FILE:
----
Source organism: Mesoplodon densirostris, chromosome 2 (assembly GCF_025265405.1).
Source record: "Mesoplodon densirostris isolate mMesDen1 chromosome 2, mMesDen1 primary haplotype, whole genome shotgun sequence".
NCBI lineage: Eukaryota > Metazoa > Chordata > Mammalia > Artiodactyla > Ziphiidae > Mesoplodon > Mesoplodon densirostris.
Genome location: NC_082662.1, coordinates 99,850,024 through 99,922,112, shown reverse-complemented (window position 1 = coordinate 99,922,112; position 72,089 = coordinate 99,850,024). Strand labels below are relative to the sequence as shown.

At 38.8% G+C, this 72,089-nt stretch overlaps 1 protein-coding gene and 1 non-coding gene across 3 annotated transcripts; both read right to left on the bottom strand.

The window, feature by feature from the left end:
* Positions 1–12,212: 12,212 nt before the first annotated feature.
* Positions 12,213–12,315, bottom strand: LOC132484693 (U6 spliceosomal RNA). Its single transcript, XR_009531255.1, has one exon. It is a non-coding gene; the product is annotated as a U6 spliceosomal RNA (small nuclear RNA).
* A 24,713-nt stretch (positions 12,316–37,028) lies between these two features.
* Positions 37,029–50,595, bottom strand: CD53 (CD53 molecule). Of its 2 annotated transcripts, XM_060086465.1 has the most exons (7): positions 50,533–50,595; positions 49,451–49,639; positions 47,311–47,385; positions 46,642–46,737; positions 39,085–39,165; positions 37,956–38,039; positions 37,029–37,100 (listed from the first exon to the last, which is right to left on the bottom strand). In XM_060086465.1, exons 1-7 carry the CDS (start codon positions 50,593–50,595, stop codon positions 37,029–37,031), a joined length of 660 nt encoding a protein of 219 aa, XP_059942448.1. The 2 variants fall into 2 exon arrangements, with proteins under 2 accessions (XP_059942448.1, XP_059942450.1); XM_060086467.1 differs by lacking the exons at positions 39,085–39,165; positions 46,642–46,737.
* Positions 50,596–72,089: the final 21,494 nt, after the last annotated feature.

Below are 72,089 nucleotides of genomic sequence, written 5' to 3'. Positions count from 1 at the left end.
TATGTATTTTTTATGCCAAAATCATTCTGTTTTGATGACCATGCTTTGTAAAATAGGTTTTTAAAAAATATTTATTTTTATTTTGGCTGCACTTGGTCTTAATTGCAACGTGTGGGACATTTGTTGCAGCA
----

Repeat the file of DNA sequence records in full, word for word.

Source organism: Mesoplodon densirostris, chromosome 2 (assembly GCF_025265405.1).
Source record: "Mesoplodon densirostris isolate mMesDen1 chromosome 2, mMesDen1 primary haplotype, whole genome shotgun sequence".
NCBI lineage: Eukaryota > Metazoa > Chordata > Mammalia > Artiodactyla > Ziphiidae > Mesoplodon > Mesoplodon densirostris.
Genome location: NC_082662.1, coordinates 99,850,024 through 99,922,112, shown reverse-complemented (window position 1 = coordinate 99,922,112; position 72,089 = coordinate 99,850,024). Strand labels below are relative to the sequence as shown.

At 38.8% G+C, this 72,089-nt stretch overlaps 1 protein-coding gene and 1 non-coding gene across 3 annotated transcripts; both read right to left on the bottom strand.

The window, feature by feature from the left end:
* Positions 1–12,212: 12,212 nt before the first annotated feature.
* Positions 12,213–12,315, bottom strand: LOC132484693 (U6 spliceosomal RNA). Its single transcript, XR_009531255.1, has one exon. It is a non-coding gene; the product is annotated as a U6 spliceosomal RNA (small nuclear RNA).
* A 24,713-nt stretch (positions 12,316–37,028) lies between these two features.
* Positions 37,029–50,595, bottom strand: CD53 (CD53 molecule). Of its 2 annotated transcripts, XM_060086465.1 has the most exons (7): positions 50,533–50,595; positions 49,451–49,639; positions 47,311–47,385; positions 46,642–46,737; positions 39,085–39,165; positions 37,956–38,039; positions 37,029–37,100 (listed from the first exon to the last, which is right to left on the bottom strand). In XM_060086465.1, exons 1-7 carry the CDS (start codon positions 50,593–50,595, stop codon positions 37,029–37,031), a joined length of 660 nt encoding a protein of 219 aa, XP_059942448.1. The 2 variants fall into 2 exon arrangements, with proteins under 2 accessions (XP_059942448.1, XP_059942450.1); XM_060086467.1 differs by lacking the exons at positions 39,085–39,165; positions 46,642–46,737.
* Positions 50,596–72,089: the final 21,494 nt, after the last annotated feature.

Below are 72,089 nucleotides of genomic sequence, written 5' to 3'. Positions count from 1 at the left end.
TATGTATTTTTTATGCCAAAATCATTCTGTTTTGATGACCATGCTTTGTAAAATAGGTTTTTAAAAAATATTTATTTTTATTTTGGCTGCACTTGGTCTTAATTGCAACGTGTGGGACATTTGTTGCAGCA